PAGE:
How to Setup FTP Server with vSFTPd and TLS on Ubuntu 22.04

vSFTPd or Very Secure FTP Daemon is free and open-source FTP Server software. It's an FTP Daemon for Unix-like operating systems and comes with GNU General Public License. vSFTPd is one of the most used FTP daemons, it's fast and lightweight in system resources, secure through PAM and SSL integration, and stable. vSFTPd earned the trust because of its maturity, used by large companies such as RedHat, SUSE, Debian, Gnome, KDE, etc.

vSFTPd can be run with IPv6, and also supports virtual IP configuration and virtual users. It can be run as a standalone daemon or using the inetd operation. On user management, vSFTPd provides a feature that lets the user have their own configuration, as per-source-IP limits and reconfigurability, and also bandwidth throttling. It also supports a pluggable authentication module (PAM) for virtual users, and also provides security integration with SSL/TLS.

In this tutorial, I will show you how to set up an FTP server with VSFTPD (Very Secure FTP Daemon) on the Ubuntu 22.04 server. This post includes how to secure the vSFTPd with TLS/SSL certificates.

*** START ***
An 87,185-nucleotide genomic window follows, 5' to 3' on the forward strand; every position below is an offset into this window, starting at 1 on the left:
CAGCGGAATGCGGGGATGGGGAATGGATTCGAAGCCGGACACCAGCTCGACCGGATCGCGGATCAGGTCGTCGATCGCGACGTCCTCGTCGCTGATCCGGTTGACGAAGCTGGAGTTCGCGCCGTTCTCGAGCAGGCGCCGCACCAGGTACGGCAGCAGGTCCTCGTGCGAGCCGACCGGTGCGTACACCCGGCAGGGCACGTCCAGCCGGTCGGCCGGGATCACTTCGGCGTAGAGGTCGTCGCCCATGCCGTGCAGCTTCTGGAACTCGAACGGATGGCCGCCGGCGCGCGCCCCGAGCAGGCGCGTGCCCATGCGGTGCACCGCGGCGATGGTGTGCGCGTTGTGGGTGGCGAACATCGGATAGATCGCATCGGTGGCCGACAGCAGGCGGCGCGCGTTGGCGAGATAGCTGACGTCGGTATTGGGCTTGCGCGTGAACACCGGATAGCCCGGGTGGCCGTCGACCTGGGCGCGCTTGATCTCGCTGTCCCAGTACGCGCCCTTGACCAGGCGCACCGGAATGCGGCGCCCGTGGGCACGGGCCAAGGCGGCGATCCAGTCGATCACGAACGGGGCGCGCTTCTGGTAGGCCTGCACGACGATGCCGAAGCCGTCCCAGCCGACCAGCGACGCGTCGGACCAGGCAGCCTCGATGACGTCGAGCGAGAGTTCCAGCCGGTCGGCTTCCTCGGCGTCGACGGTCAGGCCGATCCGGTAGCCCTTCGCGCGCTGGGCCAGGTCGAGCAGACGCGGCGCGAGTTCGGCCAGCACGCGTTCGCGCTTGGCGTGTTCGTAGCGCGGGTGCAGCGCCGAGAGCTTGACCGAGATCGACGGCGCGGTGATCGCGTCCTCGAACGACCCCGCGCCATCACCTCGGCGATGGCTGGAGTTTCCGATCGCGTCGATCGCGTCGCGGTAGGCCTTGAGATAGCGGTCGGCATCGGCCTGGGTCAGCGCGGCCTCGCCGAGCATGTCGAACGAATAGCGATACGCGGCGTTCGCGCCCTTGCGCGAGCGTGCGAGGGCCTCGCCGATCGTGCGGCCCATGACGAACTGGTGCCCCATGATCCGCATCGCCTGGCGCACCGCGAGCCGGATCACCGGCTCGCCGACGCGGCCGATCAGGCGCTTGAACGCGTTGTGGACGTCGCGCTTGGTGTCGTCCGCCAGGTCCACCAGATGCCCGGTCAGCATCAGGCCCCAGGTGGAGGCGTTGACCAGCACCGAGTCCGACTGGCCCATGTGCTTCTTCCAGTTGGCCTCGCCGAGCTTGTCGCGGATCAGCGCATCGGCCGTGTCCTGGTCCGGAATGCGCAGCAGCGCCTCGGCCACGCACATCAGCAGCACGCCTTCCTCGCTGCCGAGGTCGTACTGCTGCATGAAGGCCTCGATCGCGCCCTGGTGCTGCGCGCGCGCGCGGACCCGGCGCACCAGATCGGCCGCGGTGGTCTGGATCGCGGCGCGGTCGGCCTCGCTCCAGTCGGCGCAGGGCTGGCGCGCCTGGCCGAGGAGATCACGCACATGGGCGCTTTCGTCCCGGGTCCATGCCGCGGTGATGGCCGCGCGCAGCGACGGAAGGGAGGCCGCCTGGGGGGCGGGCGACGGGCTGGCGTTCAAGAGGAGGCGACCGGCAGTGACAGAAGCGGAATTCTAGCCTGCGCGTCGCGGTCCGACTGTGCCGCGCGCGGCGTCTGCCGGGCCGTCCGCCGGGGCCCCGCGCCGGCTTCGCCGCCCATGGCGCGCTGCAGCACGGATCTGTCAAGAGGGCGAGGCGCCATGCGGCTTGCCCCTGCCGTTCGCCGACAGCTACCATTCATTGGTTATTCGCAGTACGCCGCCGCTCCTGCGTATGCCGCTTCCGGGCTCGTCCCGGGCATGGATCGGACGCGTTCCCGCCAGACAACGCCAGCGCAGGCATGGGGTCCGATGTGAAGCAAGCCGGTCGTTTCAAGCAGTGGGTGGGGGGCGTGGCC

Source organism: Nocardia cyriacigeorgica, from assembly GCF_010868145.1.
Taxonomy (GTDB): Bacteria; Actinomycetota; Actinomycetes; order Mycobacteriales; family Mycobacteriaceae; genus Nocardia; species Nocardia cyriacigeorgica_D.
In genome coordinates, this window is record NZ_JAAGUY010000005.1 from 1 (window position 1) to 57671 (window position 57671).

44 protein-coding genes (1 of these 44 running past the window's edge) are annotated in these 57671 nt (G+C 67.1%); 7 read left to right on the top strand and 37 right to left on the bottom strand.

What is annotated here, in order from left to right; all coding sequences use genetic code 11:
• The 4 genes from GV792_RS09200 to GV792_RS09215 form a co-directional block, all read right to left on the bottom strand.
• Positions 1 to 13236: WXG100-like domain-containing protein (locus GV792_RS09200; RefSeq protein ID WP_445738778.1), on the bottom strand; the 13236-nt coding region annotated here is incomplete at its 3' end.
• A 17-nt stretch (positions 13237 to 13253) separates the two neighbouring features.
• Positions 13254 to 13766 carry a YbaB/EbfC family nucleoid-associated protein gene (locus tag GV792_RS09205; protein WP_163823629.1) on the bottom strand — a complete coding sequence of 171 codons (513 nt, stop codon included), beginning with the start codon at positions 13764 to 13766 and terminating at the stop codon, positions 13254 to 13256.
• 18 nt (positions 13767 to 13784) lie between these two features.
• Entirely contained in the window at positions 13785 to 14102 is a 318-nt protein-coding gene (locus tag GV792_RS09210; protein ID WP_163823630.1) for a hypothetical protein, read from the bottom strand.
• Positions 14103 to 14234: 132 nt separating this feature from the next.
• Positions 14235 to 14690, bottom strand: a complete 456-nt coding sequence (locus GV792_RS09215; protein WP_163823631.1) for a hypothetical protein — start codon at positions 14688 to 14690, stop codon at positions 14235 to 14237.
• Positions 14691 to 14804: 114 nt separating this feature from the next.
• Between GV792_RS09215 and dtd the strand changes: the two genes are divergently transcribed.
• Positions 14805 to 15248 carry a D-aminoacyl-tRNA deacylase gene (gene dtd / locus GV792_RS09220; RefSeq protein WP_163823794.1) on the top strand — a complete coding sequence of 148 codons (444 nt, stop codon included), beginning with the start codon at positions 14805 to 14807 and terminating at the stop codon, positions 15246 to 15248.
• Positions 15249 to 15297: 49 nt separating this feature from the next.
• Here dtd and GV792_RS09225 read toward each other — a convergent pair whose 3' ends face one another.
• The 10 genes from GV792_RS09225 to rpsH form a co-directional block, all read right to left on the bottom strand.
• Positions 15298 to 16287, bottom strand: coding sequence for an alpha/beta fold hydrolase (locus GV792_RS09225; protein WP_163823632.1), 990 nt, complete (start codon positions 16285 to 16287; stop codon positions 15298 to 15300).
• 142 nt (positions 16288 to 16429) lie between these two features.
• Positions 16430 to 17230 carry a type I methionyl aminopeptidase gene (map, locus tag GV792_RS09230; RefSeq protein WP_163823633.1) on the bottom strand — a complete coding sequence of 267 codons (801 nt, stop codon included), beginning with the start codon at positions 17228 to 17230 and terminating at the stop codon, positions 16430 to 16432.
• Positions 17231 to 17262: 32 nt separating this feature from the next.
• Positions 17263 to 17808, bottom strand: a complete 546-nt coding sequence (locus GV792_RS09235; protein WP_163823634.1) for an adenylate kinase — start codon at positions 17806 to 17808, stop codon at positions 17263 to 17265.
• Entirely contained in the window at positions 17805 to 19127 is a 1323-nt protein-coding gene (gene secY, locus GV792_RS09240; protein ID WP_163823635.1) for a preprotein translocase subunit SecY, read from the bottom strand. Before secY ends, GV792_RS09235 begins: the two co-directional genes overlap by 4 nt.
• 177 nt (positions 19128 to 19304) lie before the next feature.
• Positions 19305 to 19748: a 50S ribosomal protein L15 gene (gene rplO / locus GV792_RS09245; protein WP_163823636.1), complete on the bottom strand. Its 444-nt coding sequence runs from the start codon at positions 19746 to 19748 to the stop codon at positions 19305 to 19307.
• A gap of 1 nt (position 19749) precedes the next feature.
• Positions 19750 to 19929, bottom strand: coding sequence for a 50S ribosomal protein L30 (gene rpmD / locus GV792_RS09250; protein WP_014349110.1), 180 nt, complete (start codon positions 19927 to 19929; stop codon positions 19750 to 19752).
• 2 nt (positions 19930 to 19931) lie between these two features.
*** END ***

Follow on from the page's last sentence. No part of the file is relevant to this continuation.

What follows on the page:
Before you begin with this guide, you should have the following requirements:

  • An Ubuntu 22.04 server.
  • A non-root user with root/administrator privileges.
  • An FTP Client is installed on the local machine.

Installing vSFTPd Package

The default Ubuntu repository provides multiple FTP daemon, including the vSFTPd package. This makes administrator easier to install and set up an FTP server without any additional repository or third-party repository.

The first step here is to install the vSFTPd to the Ubuntu server. But before installing the package, you will be required to update and refresh the package index for your system. Type the following command to update and refresh the Ubuntu repository.

sudo apt update

Now install the vSFTPd package using the following command. Input Y to confirm the installation and press ENTER to continue. And the vSFTPd installation will begin.

sudo apt install vsftpd

install vsftpd

After the vSFTPd installation is finished, run the command below to check and verify the vSFTPd service. You should see the vSFTPd service is "enabled", which means will be running automatically at system startup. Also, the current status of the vSFTPd service is running.

sudo systemctl is-enabled vsftpd
sudo systemctl status vsftpd

start vsftpd

Configuring VSFTPD Server

In this section, you will generate the SSL/TLS certificates to enable vSFTPd over TLS. Then, you will start editing the vSFTPd configuration file "/etc/vsftpd.conf" for creating a secure FTP server.